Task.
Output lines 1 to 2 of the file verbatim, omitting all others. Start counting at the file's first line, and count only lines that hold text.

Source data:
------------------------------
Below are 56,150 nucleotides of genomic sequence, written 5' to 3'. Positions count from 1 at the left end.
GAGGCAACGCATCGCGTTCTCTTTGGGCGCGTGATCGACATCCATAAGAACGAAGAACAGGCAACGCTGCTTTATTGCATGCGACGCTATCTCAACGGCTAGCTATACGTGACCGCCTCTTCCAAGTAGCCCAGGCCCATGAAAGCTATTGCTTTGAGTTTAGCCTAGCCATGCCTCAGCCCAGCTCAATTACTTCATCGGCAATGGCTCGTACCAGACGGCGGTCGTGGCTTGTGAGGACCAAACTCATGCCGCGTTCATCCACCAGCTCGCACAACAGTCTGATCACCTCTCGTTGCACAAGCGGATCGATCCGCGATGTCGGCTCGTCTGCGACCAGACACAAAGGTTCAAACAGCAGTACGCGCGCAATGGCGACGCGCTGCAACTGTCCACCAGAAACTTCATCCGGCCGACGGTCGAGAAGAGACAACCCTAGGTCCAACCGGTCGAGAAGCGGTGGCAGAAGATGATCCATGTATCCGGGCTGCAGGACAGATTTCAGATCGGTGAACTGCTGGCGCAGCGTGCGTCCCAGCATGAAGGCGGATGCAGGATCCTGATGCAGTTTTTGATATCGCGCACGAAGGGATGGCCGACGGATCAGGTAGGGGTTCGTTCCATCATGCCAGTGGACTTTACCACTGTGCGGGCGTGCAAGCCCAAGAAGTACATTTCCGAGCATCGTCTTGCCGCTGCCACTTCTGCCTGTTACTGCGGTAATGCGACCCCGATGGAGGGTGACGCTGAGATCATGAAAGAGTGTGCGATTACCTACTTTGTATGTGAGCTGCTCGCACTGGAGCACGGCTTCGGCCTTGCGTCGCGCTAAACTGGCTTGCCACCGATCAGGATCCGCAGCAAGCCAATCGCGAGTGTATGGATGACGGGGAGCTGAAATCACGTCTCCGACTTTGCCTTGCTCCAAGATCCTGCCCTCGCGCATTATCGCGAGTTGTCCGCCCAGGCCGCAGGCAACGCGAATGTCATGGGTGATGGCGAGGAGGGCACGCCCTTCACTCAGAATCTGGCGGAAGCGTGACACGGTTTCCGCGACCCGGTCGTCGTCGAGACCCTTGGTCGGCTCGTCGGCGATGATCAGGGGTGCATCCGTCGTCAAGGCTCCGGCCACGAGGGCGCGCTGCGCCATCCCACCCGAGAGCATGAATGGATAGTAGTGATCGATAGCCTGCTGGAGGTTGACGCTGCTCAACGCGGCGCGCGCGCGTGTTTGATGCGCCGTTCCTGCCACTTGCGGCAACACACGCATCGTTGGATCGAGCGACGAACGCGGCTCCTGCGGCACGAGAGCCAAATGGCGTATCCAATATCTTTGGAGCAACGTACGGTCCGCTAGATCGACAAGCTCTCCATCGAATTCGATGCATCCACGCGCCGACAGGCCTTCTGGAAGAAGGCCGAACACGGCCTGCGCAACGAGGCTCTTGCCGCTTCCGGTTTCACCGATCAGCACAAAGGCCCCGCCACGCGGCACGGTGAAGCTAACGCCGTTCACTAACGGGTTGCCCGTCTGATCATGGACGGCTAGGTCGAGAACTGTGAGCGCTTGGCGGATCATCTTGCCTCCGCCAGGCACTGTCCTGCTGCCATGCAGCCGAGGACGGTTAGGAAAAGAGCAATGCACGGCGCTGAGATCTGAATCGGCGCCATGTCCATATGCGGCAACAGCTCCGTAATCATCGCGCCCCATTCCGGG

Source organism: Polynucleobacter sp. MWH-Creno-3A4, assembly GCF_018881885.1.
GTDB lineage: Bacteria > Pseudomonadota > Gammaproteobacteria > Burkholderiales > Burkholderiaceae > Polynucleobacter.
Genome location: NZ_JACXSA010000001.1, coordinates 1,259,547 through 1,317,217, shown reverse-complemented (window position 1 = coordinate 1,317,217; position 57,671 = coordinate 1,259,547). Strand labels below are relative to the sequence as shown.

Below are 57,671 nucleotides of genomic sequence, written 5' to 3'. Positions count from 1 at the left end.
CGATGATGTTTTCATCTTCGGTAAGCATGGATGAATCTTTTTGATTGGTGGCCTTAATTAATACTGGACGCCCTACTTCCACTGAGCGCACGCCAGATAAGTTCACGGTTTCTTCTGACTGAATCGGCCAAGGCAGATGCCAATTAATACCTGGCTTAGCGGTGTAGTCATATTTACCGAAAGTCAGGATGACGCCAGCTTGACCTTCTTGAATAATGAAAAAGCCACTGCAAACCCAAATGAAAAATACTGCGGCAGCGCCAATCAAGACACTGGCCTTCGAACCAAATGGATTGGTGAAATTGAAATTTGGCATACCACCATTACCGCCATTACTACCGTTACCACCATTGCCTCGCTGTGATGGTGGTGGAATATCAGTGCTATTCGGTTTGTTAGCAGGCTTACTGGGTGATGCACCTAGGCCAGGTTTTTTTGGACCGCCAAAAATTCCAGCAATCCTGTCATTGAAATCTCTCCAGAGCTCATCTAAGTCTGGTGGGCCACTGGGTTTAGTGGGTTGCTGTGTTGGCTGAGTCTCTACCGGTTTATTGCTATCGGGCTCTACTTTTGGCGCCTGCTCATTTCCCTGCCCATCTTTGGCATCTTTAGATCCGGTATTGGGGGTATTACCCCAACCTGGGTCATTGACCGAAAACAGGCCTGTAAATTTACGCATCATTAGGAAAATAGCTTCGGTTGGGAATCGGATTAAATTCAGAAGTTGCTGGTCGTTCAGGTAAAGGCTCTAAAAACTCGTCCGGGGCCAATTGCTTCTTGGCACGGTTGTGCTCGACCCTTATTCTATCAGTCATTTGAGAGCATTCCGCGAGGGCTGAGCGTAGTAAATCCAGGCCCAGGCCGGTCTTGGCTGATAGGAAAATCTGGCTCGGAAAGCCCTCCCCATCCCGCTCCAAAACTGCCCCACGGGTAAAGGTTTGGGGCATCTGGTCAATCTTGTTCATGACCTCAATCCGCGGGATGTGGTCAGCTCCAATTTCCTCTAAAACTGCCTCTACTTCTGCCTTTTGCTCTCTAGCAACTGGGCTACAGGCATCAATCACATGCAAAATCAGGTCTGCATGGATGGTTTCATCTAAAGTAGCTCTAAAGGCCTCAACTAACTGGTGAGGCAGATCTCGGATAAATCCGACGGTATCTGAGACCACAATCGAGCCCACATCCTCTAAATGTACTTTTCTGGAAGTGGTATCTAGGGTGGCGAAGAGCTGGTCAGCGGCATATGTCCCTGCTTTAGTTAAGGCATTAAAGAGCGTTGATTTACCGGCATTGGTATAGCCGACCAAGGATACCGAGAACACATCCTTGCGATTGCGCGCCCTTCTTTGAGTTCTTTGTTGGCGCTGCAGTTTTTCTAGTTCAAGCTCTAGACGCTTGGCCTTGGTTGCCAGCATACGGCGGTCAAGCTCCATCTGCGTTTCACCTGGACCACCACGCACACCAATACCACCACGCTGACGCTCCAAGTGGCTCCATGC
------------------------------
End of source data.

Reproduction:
Below are 56,150 nucleotides of genomic sequence, written 5' to 3'. Positions count from 1 at the left end.
GAGGCAACGCATCGCGTTCTCTTTGGGCGCGTGATCGACATCCATAAGAACGAAGAACAGGCAACGCTGCTTTATTGCATGCGACGCTATCTCAACGGCTAGCTATACGTGACCGCCTCTTCCAAGTAGCCCAGGCCCATGAAAGCTATTGCTTTGAGTTTAGCCTAGCCATGCCTCAGCCCAGCTCAATTACTTCATCGGCAATGGCTCGTACCAGACGGCGGTCGTGGCTTGTGAGGACCAAACTCATGCCGCGTTCATCCACCAGCTCGCACAACAGTCTGATCACCTCTCGTTGCACAAGCGGATCGATCCGCGATGTCGGCTCGTCTGCGACCAGACACAAAGGTTCAAACAGCAGTACGCGCGCAATGGCGACGCGCTGCAACTGTCCACCAGAAACTTCATCCGGCCGACGGTCGAGAAGAGACAACCCTAGGTCCAACCGGTCGAGAAGCGGTGGCAGAAGATGATCCATGTATCCGGGCTGCAGGACAGATTTCAGATCGGTGAACTGCTGGCGCAGCGTGCGTCCCAGCATGAAGGCGGATGCAGGATCCTGATGCAGTTTTTGATATCGCGCACGAAGGGATGGCCGACGGATCAGGTAGGGGTTCGTTCCATCATGCCAGTGGACTTTACCACTGTGCGGGCGTGCAAGCCCAAGAAGTACATTTCCGAGCATCGTCTTGCCGCTGCCACTTCTGCCTGTTACTGCGGTAATGCGACCCCGATGGAGGGTGACGCTGAGATCATGAAAGAGTGTGCGATTACCTACTTTGTATGTGAGCTGCTCGCACTGGAGCACGGCTTCGGCCTTGCGTCGCGCTAAACTGGCTTGCCACCGATCAGGATCCGCAGCAAGCCAATCGCGAGTGTATGGATGACGGGGAGCTGAAATCACGTCTCCGACTTTGCCTTGCTCCAAGATCCTGCCCTCGCGCATTATCGCGAGTTGTCCGCCCAGGCCGCAGGCAACGCGAATGTCATGGGTGATGGCGAGGAGGGCACGCCCTTCACTCAGAATCTGGCGGAAGCGTGACACGGTTTCCGCGACCCGGTCGTCGTCGAGACCCTTGGTCGGCTCGTCGGCGATGATCAGGGGTGCATCCGTCGTCAAGGCTCCGGCCACGAGGGCGCGCTGCGCCATCCCACCCGAGAGCATGAATGGATAGTAGTGATCGATAGCCTGCTGGAGGTTGACGCTGCTCAACGCGGCGCGCGCGCGTGTTTGATGCGCCGTTCCTGCCACTTGCGGCAACACACGCATCGTTGGATCGAGCGACGAACGCGGCTCCTGCGGCACGAGAGCCAAATGGCGTATCCAATATCTTTGGAGCAACGTACGGTCCGCTAGATCGACAAGCTCTCCATCGAATTCGATGCATCCACGCGCCGACAGGCCTTCTGGAAGAAGGCCGAACACGGCCTGCGCAACGAGGCTCTTGCCGCTTCCGGTTTCACCGATCAGCACAAAGGCCCCGCCACGCGGCACGGTGAAGCTAACGCCGTTCACTAACGGGTTGCCCGTCTGATCATGGACGGCTAGGTCGAGAACTGTGAGCGCTTGGCGGATCATCTTGCCTCCGCCAGGCACTGTCCTGCTGCCATGCAGCCGAGGACGGTTAGGAAAAGAGCAATGCACGGCGCTGAGATCTGAATCGGCGCCATGTCCATATGCGGCAACAGCTCCGTAATCATCGCGCCCCATTCCGGG